A new study has shown that resisting the urge to yawn does not reduce the number of yawns, instead raising the urge to yawn. The team also digs into the brain’s activity during this most mysterious of bodily functions.
One of the few things we know about yawning is that it is contagious. In fact, because you are currently reading about yawning, you are highly likely to feel the urge yourself. Attempting to suppress this urge will be futile; it is a powerful and unstoppable desire.
The fact that we can catch yawns is well known, but scientists are yet to understand why they are contagious and even why we yawn at all. Although research into yawning might seem whimsical, there is good reason to give it more attention: it may offer insight into a range of conditions, including Tourette’s syndrome.
Researchers from the University of Nottingham in the United Kingdom set out to investigate yawn contagion and how it might be triggered by primitive reflexes in the primary motor cortex.
The team was led by Stephen Jackson, a professor of cognitive neuroscience. Medical News Today asked him about his thoughts on the origins of yawning and why it might be contagious.
“[…] there are many theories for why we yawn (e.g., lack of oxygen, to cool the brain, because we are tired, etc., etc.) but the evidence for these is lacking. The popular theory for contagious yawning is that it is linked with empathy for others, mimicry, and social bonding. Again the evidence for this is weak. I still think that much more research is required to understand the function and biology of yawning.”
The contagious quality of yawning is particularly strong. Despite the fact that we take it for granted, it is impressively pervasive. Prof. Jackson told MNT, “[…] when I teach about yawning, I can get most of the class yawning. (Note, this doesn’t happen for my other lectures).”
Scientists believe that understanding yawn contagion and our ability (or inability) to suppress the urge might provide a deeper understanding of unrelated conditions. In particular, it might give insight into conditions that include echophenomena, which are automatic imitations that occur without awareness.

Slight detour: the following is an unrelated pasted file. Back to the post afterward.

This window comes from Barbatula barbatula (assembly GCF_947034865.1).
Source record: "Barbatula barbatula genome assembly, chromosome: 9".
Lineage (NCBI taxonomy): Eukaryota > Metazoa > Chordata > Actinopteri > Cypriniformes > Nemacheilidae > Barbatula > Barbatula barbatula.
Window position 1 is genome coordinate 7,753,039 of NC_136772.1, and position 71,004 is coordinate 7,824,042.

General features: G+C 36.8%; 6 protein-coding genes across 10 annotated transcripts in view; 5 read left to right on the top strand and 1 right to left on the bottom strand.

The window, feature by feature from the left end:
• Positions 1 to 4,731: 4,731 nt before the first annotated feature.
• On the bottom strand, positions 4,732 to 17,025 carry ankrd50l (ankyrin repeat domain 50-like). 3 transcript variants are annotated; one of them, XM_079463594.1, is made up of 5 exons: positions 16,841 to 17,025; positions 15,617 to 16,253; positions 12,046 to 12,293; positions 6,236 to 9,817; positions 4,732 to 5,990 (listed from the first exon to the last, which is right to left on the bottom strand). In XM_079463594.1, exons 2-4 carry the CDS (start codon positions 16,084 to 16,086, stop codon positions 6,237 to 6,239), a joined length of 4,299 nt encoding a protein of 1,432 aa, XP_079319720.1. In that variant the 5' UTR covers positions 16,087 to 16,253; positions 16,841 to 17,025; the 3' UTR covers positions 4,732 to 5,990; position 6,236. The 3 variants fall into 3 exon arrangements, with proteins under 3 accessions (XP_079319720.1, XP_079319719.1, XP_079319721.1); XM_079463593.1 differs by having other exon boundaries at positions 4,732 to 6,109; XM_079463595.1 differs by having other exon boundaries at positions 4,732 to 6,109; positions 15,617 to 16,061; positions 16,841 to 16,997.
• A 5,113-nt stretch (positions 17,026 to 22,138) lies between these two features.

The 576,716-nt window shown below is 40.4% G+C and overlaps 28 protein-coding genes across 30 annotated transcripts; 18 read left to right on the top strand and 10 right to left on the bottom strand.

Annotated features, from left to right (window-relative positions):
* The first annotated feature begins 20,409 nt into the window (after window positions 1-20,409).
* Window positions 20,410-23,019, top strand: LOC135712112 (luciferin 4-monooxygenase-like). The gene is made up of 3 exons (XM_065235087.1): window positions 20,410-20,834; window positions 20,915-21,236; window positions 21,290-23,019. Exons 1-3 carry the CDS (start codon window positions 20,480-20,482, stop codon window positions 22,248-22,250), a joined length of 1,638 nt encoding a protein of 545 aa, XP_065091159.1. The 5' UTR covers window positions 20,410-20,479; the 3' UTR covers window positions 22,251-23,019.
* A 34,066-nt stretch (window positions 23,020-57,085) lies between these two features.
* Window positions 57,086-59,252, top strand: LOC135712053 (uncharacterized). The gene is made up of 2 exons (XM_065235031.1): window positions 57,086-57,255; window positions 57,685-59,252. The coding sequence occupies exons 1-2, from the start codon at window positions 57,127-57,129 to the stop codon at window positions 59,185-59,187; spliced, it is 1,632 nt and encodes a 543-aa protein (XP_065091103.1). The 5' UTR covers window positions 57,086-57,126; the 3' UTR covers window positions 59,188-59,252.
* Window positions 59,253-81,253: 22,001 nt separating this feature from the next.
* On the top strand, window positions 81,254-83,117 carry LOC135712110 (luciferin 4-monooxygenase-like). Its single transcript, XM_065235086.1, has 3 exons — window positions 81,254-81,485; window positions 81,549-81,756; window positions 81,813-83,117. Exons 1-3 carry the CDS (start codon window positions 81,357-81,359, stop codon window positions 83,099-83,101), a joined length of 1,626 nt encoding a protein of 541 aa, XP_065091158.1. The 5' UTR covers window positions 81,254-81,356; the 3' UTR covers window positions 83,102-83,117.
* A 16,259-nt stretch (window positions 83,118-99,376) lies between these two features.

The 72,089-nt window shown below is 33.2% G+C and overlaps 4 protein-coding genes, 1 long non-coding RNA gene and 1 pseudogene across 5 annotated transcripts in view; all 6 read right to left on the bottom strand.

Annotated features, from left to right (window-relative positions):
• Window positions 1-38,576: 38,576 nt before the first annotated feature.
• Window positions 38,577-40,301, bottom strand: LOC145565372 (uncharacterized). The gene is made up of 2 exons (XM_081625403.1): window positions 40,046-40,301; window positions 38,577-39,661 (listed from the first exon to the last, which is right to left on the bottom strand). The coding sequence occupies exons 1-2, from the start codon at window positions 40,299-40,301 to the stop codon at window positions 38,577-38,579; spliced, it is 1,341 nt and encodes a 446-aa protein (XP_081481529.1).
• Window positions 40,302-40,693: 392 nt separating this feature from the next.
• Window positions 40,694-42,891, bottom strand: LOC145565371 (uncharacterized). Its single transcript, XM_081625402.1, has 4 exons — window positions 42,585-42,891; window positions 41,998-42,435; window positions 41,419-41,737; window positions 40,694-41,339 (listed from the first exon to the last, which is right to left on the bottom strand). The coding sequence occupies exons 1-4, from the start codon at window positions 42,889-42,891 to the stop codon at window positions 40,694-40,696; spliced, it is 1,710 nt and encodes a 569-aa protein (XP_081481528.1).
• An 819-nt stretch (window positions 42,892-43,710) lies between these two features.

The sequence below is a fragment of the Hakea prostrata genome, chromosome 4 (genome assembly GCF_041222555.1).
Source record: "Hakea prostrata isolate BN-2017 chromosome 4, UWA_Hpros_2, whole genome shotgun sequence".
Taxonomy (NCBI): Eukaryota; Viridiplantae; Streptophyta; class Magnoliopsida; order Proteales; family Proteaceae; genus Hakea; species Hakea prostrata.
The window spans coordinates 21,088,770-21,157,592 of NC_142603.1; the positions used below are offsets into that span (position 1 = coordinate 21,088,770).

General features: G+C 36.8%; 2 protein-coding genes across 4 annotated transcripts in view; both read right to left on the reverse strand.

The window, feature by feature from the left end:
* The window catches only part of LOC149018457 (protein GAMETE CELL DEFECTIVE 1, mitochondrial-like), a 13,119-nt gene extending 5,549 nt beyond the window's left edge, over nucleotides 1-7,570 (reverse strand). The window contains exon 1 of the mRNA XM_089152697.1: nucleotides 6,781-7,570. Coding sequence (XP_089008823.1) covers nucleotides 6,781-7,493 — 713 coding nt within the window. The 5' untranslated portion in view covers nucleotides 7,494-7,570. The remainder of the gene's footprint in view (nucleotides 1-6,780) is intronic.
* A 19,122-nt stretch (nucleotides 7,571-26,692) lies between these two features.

Prof. Jackson explains, “We suggest that these findings may be particularly important in understanding further the association between motor excitability and the occurrence of echophenomena in a wide range of clinical conditions that have been linked to increased cortical excitability and/or decreased physiological inhibition such as epilepsy, dementia, autism, and Tourette’s syndrome.”
His research is published this week in the journal Current Biology.
Exactly what happens in the brain during echophenomena is not known, although there are some theories. Some scientists believe that it might be linked to disinhibition of the human mirror-neuron system, which fires when the body completes an action as well as when it observes an action in another person.
Echophenomena are also thought to involve hyper-excitability in the cortical motor areas, which are regions of the brain involved in the control, planning, and execution of movements.
To investigate the neural basis of yawning further, the team used transcranial magnetic stimulation (TMS), which is a noninvasive technique that stimulates nerve cells using magnetic fields.
For this new study, 36 participants watched a video of someone yawning and were asked to either resist the urge to yawn or to allow it. The resulting yawns (and stifled yawns) were counted, and the participants’ perceived urge to yawn was monitored throughout. By using TMS, the team could also affect the urge to yawn.
The researchers found that suppressing a yawn actually increased the urge and did not significantly reduce the number of yawns.
“Using electrical stimulation we were able to increase excitability and, in doing so, increase the propensity for contagious yawning. In Tourettes, if we could reduce the excitability, we might reduce the ticks, and that’s what we are working on.”
Researcher Prof. Georgina Jackson
Aside from stimulating brain regions, the team measured cortical excitability in the volunteers. They found that levels of cortical excitability and physiological inhibition of the primary motor cortex could predict how susceptible each individual would be to catching a yawn.
MNT asked Prof. Jackson whether the results surprised them. He said, “I guess we anticipated that the propensity for contagious yawning might be linked to the excitability of the motor brain, but I think we were surprised by how much of the individual variability in yawning (around 50 percent) could be explained by individual variability in measures of physiological inhibition and excitability of the motor cortex.”
Although there is still much to learn about yawns and echophenomena, these findings lay some groundwork. Prof. Jackson says, “If we can understand how alterations in cortical excitability give rise to neural disorders we can potentially reverse them.”
“We are looking for potential non-drug, personalized treatments using TMS that might be effective in modulating imbalances in the brain networks.”
Prof. Jackson plans to continue his investigations into the realms of the yawn. He told MNT about the questions generated by the current study.
“First, how do instructions to resist yawning influence the physiological mechanisms that give rise to yawning? Second, we have shown that yawning and the urge-to-yawn can be dissociated. We plan to explore further the neural basis for the urge-to-yawn (which we suspect is upstream of the motor cortex).”